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Recently, one of my good friends wrote this in an e-mail:

I arrived in the US with the misunderstanding, common among Brits, that because the language is the same (similar), the culture would be familiar. It didn't take me long to realize I'd have been more at home in Spain, even though I don't speak the language. What surprised me most was how controlled US society seemed. It fit my image of Soviet Russia more than the (TV) image of Land of the Free and Home of the Brave. It's difficult for me to cite specifics, but in general, Americans simply did what they were told more than Brits.

How did the first nation to deny the authority of its monarchy became populated by compliant zombies? Some would blame the media, but I think it starts sooner than that--in our schools.

Compulsory schooling was deemed necessary to a healthy democracy. The bulk of people must be able to assess their political environment and vote in their own self interest. They must be able to read and reason well enough to see the pitfalls of arguments.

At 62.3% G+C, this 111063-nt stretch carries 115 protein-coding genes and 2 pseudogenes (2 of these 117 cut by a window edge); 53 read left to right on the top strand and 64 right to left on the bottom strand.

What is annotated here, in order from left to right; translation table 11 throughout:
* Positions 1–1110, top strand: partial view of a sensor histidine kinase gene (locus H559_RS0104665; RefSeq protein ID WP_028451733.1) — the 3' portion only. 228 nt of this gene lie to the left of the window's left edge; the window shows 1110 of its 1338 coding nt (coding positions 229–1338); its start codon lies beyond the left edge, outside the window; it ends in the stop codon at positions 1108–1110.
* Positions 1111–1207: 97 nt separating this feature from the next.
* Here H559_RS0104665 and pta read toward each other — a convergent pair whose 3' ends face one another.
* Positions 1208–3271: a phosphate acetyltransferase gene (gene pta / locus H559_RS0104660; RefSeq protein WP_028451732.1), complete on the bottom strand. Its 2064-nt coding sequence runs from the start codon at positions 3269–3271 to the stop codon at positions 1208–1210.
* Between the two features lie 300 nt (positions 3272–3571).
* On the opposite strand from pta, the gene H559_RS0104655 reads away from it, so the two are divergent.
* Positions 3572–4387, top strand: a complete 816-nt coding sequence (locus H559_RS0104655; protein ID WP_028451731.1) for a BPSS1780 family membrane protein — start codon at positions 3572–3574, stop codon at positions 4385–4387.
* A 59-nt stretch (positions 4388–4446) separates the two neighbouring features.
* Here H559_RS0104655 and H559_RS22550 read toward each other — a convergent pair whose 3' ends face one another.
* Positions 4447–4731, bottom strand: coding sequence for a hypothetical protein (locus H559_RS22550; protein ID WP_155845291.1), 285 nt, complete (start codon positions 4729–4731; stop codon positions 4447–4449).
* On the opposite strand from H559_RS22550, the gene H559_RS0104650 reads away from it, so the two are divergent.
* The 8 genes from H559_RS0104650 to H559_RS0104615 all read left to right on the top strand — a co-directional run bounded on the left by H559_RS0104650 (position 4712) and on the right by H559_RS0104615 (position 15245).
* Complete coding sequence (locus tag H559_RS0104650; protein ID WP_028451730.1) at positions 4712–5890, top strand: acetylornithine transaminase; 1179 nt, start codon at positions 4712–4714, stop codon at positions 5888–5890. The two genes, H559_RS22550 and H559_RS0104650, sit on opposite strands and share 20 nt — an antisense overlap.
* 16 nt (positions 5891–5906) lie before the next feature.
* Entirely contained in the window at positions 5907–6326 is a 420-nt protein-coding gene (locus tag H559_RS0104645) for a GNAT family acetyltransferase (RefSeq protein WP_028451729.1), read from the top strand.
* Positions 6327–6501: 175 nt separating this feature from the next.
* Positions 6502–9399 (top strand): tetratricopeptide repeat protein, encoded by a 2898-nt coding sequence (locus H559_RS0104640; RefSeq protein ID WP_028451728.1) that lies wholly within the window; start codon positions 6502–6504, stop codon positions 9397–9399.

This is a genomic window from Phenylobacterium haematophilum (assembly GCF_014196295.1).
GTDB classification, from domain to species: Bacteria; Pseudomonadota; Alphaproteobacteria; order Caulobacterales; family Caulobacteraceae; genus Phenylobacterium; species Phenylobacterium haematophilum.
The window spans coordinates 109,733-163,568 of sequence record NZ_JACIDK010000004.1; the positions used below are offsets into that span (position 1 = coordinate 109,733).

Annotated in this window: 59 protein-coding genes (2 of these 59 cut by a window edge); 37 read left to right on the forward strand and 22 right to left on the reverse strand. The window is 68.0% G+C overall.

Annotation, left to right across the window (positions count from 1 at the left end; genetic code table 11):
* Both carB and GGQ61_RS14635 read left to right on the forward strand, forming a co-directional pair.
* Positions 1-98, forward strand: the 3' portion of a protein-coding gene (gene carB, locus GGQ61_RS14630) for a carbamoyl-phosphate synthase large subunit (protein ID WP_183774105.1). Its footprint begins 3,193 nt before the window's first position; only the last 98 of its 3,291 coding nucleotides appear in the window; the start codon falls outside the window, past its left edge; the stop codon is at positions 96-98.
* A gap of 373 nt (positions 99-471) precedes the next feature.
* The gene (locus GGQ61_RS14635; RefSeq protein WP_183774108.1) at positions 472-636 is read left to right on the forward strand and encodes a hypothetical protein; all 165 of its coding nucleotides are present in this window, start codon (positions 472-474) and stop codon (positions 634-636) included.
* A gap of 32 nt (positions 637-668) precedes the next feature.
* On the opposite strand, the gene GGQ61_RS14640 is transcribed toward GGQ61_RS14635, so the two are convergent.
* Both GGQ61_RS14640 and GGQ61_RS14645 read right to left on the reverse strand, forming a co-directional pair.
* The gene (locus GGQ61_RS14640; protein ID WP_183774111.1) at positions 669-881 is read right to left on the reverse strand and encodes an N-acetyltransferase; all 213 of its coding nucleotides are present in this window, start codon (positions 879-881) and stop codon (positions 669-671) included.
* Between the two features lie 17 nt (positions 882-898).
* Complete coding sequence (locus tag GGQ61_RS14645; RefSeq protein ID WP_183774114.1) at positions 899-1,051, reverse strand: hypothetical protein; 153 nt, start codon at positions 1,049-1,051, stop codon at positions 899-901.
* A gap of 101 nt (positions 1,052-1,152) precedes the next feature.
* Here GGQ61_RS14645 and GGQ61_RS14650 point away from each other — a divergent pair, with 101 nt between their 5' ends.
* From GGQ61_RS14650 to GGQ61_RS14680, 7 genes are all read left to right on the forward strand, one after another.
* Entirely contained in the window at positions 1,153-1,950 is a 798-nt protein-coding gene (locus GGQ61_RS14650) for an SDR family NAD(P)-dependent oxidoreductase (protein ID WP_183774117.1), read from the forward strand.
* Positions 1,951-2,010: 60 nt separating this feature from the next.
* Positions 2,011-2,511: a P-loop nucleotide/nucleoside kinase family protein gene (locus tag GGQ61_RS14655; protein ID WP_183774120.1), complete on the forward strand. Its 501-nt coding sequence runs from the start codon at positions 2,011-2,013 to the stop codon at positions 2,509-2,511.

Does schooling provide this service? Would you be an illiterate dolt, if not for your primary school teachers? Do we learn to read because we are taught, or because we are steeped in a society where reading is essential and powerful?

In public school, every effort is made to teach children to read. Although 98% of Americans can read something, only about 50% can read well enough to function in our society:

The US Dept. of Education, Institute of Education Sciences has conducted large scale assessment of adult proficiency in 1992 and 2003 using a common methodology from which trends could be measured. The study measures Prose, Document, and Quantitative skills and 19,000 subjects participated in the 2003 survey. There was no significant change in Prose or Document skills and a slight increase in Quantitative skills. As in 2008, roughly 15% of the sample could function at the highest levels in all three categories. Roughly 40% were at either basic or below basic levels of proficiency in all three categories.[2]. The study dentifies a class of adults who although they do not meet criteria for functional illiteracy, nonetheless face reduced job opportunities and life prospects due to inadequate literacy levels relative to the requirements of contemporary society.